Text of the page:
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Downtown vitality keeps getting better

PDA director Laura Olson talks about what's new in Pleasanton's central business district

Thousands jammed Main Street earlier this month for the season's inaugural First Wednesday street party.

And with another downtown event coming June 3 when Concerts in the Park starts at Lions Wayside Park, there was a reason Laura Olson was all smiles during her remarks to local Realtors.

The executive director of the Pleasanton Downtown Association was the guest speaker at the weekly meeting of the Valley Real Estate Network, where she fielded questions by Donna Garrison of Fabulous Properties.

With Fernando's, Redcoats and Stacey's Cafe now closed, Olson was pressed on downtown's viability.

But she said not to worry. Despite the occasional churn, more restaurants are coming and business couldn't be better.

In fact, downtown Pleasanton weathered the recent recession better than business districts in many cities that still have 30-40% vacancy rates, with the highest rate here at 7%. The concern now is that with a 3% rate, she can't accommodate the many calls she gets daily from businesses that want to open in the downtown.

Olson said new restaurants and retailers include Sole Desire, a premier independent women's shoe store; Frontier Spice, offering traditional yet innovative India cuisine; McKay's Taphouse, with a family environment and a variety of food options, including a children's menu; and KJCoutre, a clothing boutique specializing in shapewear.

Starbucks Evening and Sabio on Main opened recently in an architecturally striking new two-story building on Main, and Olson said two other coffee shops will open soon.

Peet's Coffee and Tea already has its name etched in the windows at the former Tully's coffee shop on Main. At the long-closed Round Table Pizza parlor across the street, work is underway to prepare it for Inkling's, which Olson said will be more like a college town-style, independent coffee shop with a stage and offering live music, poetry readings and "quiet" space for resting and reading.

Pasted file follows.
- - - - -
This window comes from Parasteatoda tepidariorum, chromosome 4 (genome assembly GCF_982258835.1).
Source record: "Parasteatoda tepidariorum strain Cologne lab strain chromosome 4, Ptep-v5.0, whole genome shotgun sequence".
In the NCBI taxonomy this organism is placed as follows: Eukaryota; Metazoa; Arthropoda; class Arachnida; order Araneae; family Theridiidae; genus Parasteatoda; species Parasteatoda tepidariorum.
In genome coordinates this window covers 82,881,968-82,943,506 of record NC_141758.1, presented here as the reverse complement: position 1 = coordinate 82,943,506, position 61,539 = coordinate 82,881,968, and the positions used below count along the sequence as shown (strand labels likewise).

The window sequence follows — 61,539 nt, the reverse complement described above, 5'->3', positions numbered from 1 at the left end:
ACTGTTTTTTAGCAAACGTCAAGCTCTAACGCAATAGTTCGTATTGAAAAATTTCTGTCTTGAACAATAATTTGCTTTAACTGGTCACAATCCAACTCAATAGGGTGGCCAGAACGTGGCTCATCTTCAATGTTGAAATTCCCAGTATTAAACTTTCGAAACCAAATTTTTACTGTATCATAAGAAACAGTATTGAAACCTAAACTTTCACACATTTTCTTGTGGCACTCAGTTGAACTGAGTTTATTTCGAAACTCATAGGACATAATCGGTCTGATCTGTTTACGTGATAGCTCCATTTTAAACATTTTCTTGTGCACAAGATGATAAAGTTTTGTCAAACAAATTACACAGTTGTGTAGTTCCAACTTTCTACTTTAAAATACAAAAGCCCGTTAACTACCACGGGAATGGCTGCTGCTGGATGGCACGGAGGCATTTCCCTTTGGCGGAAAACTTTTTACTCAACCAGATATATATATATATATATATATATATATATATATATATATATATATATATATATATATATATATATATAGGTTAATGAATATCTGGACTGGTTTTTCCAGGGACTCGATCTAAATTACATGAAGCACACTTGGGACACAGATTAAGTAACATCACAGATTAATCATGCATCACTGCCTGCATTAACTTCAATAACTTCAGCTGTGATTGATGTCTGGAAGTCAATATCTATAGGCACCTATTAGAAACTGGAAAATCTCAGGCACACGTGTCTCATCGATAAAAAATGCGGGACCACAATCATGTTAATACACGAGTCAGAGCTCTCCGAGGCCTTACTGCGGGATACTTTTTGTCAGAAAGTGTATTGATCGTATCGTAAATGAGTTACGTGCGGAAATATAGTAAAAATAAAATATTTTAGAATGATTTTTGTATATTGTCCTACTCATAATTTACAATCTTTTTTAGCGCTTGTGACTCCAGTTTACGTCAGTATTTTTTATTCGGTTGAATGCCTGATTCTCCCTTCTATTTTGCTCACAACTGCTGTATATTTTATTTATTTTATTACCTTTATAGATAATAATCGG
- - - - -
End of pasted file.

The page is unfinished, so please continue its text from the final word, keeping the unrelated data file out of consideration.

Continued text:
That's not all. Olson said the signs are up with construction starting soon on a unique new two-story restaurant where the Union Jack Pub was torn down in 2007. Planned by Robert Dondero, who lives in Pleasanton, it will have a large ground-floor restaurant with a 1,300-square-foot, second-floor terrace overlooking the Main Street sidewalk.

Around the corner at St. Mary and Peters, the city has just approved plans to convert an old family home on the corner into a small eatery for late-night wine tasting inside or on an 1,100-square-foot courtyard. The Beer Baron, one of Livermore's oldest bars, will take the space Redcoats is leaving.

Also different for downtown will be the construction of a three-story building on the site of the former Panda restaurant at 30 W. Angela St. A 4,000-square-foot restaurant will occupy the first floor with furnished corporate one-bedroom and studio apartments above.

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